Buy Heureka Conference 2019 Tickets


Startup Tickets

  • Lazy Bird - €125,00
  • Standard - €149,00
Buy Now
€299 EXCL. VAT

Service Tickets

  • Lazy Bird - €375,00
  • Standard - €449,00
Buy Now

Student Tickets

  • Lazy Bird - €55,00
  • Standard - €75,00
Buy Now

Germany: Bitcoin is legal – just don't try paying your taxes with it Written by Nina Fowler on 19. August 2013



Germany may be one of the first countries to give Bitcoin an official legal and tax status but don’t try paying your taxes with it just yet.

The alternative currency – the world’s “first decentralised digital currency” – hit headlines earlier this year when its value spiked during the Cyprus banking crisis. Active users are a tiny fraction of the world’s population but interest is growing, with dedicated investment funds, trading marketplaces, clusters of shops who accept payments and at least one company about to start shipping Bitcoin ATMs.

Most countries still haven’t figured out exactly how to deal with it. In the US, a federal district judge recently ruled that Bitcoin should be considered a form of money – at least when it comes to prosecuting securities fraud. Thailand just banned it. In the UK, officials came together in May to figure out tax concerns and security risks, including whether Bitcoin’s anonymity could further money-laundering.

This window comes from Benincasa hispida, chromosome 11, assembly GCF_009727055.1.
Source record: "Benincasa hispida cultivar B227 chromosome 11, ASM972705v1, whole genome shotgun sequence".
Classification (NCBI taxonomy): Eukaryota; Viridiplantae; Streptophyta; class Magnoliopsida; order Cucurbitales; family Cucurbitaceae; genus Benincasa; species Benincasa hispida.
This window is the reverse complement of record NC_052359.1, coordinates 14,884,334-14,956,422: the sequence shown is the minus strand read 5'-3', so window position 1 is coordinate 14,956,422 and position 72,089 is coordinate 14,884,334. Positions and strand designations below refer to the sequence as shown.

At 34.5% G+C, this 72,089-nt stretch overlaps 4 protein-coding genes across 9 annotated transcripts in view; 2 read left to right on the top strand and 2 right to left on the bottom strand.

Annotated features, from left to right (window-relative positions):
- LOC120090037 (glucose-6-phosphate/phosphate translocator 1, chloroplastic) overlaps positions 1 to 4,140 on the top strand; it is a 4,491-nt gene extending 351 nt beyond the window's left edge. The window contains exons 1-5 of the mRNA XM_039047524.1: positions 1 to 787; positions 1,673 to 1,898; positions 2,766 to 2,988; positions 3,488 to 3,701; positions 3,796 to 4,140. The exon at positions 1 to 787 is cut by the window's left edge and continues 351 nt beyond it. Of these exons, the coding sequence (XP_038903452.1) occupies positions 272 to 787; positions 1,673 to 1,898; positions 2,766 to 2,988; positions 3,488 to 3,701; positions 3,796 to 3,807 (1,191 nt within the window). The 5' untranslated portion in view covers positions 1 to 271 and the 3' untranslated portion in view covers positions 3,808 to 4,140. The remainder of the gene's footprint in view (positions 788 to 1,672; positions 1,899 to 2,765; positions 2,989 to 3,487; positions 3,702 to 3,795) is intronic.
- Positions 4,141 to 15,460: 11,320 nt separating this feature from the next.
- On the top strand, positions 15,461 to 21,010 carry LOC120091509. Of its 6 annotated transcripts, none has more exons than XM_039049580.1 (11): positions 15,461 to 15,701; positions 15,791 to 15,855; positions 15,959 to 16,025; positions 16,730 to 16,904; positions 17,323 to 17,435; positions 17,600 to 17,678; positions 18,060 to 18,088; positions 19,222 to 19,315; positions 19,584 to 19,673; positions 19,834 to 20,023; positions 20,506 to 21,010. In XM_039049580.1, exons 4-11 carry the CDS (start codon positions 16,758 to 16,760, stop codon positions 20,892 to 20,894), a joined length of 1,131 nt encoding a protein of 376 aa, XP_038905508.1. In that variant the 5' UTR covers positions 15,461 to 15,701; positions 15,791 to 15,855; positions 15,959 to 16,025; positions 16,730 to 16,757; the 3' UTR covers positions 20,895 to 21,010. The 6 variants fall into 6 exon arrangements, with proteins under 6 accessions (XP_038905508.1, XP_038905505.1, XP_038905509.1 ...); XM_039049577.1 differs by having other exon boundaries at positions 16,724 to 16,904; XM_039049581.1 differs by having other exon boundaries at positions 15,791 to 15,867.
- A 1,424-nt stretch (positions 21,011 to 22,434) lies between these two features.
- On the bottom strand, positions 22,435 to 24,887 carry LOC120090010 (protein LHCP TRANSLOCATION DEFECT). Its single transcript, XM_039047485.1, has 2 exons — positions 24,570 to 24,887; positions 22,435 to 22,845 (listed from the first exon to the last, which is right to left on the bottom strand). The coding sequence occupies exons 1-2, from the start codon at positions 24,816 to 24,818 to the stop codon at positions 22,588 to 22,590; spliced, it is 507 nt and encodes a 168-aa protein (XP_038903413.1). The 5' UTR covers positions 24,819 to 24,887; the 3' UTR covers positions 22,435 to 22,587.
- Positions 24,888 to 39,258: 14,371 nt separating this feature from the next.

In Germany, Bitcoin is “private money” – and fully taxable

In 2011, German financial supervisory authority BaFin defined Bitcoin as a financial instrument and “unit of account”, considered in a similar way to foreign currencies. This month, in response to questions from politician Frank Schäffler, Germany’s Federal Ministry of Finance confirmed that status and described Bitcoin for the first time as a kind of “private money” though still not legal tender or even official “e-money”.

Bitcoin gets official tax status, too. Unlike income from stocks and bonds, those who hold Bitcoins for more than a year won’t have to pay Germany’s 25 per cent capital gains tax. According to Die Welt, it’s not clear yet whether traders will have to pay sales tax – it may depend on whether they do so commercially or casually, in the same way only regular sellers on eBay are expected to pay VAT.

While some commentators suggest too much Bitcoin regulation could destroy the project’s value proposition, enthusiasts in Germany welcomed this month’s confirmation. “Germany is, as far as I know, the only country, from a legal and regulatory standpoint, that confirms what Bitcoins actually are,” Radoslav Albrecht, a cofounder of global peer-to-peer lending platform Bitbond, said. “It’s a good thing.”

Fellow Bitcoin user Stanislav Wolf agreed. “Bitcoin should be regulated. It opens doors to companies who can bring a whole new layer of services.”

Image credit: Flickr user Zach Copley

[contentad keyword= “left”]